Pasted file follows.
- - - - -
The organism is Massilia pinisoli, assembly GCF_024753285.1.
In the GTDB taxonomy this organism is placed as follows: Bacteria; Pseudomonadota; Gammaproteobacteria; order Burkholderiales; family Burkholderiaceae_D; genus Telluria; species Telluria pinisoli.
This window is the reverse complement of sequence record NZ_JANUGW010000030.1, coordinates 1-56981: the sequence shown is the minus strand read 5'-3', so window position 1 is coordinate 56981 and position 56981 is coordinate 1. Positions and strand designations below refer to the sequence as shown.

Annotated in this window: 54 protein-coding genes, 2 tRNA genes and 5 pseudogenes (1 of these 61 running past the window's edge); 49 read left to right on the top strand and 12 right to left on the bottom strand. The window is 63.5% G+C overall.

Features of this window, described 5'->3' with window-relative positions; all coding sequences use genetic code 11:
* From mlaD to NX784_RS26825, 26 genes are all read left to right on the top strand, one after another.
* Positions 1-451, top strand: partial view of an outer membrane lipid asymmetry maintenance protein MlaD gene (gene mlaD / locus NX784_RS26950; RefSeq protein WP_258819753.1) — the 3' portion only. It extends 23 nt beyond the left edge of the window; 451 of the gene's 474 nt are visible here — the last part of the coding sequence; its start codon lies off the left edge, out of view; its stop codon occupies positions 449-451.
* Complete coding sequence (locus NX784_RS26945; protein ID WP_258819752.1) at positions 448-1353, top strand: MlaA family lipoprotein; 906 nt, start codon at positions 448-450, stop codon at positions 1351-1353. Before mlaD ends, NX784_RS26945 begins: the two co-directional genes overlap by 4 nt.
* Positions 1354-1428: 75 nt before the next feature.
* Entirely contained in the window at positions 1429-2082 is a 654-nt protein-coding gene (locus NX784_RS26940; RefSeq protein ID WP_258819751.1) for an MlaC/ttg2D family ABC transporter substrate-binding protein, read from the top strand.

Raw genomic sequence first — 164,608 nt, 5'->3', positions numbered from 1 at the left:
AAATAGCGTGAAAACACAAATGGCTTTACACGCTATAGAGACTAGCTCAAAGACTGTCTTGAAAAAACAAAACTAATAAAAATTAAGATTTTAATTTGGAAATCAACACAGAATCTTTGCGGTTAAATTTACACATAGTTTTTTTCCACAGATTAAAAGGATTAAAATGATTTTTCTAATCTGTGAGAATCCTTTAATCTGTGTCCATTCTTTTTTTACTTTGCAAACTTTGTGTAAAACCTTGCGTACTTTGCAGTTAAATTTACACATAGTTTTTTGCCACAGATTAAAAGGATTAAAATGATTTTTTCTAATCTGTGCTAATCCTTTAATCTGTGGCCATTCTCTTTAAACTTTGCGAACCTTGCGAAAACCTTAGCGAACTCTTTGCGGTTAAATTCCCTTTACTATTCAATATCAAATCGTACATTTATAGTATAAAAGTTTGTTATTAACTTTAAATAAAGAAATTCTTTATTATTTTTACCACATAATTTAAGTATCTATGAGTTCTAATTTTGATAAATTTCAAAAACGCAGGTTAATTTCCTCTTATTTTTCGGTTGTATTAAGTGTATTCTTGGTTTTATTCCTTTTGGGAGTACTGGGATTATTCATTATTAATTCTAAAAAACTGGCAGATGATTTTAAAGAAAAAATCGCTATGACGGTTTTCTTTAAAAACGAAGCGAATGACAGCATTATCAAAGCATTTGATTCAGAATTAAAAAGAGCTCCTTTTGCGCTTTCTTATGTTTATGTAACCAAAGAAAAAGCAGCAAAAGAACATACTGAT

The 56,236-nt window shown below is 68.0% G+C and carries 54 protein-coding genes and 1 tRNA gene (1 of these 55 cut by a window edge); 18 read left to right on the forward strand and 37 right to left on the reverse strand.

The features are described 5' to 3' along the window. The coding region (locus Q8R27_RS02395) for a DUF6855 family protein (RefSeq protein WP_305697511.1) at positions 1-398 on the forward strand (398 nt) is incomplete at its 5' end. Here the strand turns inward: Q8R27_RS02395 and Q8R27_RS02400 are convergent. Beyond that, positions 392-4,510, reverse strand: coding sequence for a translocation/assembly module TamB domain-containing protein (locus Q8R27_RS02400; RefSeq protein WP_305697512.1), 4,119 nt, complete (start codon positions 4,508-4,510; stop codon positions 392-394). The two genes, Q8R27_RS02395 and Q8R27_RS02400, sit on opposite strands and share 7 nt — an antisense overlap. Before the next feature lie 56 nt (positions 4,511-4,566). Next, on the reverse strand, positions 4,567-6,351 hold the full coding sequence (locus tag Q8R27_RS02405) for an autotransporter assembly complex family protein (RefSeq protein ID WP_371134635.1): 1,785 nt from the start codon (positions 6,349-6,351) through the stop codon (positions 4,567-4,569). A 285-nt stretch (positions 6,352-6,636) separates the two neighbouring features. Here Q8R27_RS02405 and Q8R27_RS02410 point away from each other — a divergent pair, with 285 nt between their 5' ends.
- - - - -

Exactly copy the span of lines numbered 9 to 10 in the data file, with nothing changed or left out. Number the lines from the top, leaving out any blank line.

* Positions 1354-1428: 75 nt before the next feature.
* Entirely contained in the window at positions 1429-2082 is a 654-nt protein-coding gene (locus NX784_RS26940; RefSeq protein ID WP_258819751.1) for an MlaC/ttg2D family ABC transporter substrate-binding protein, read from the top strand.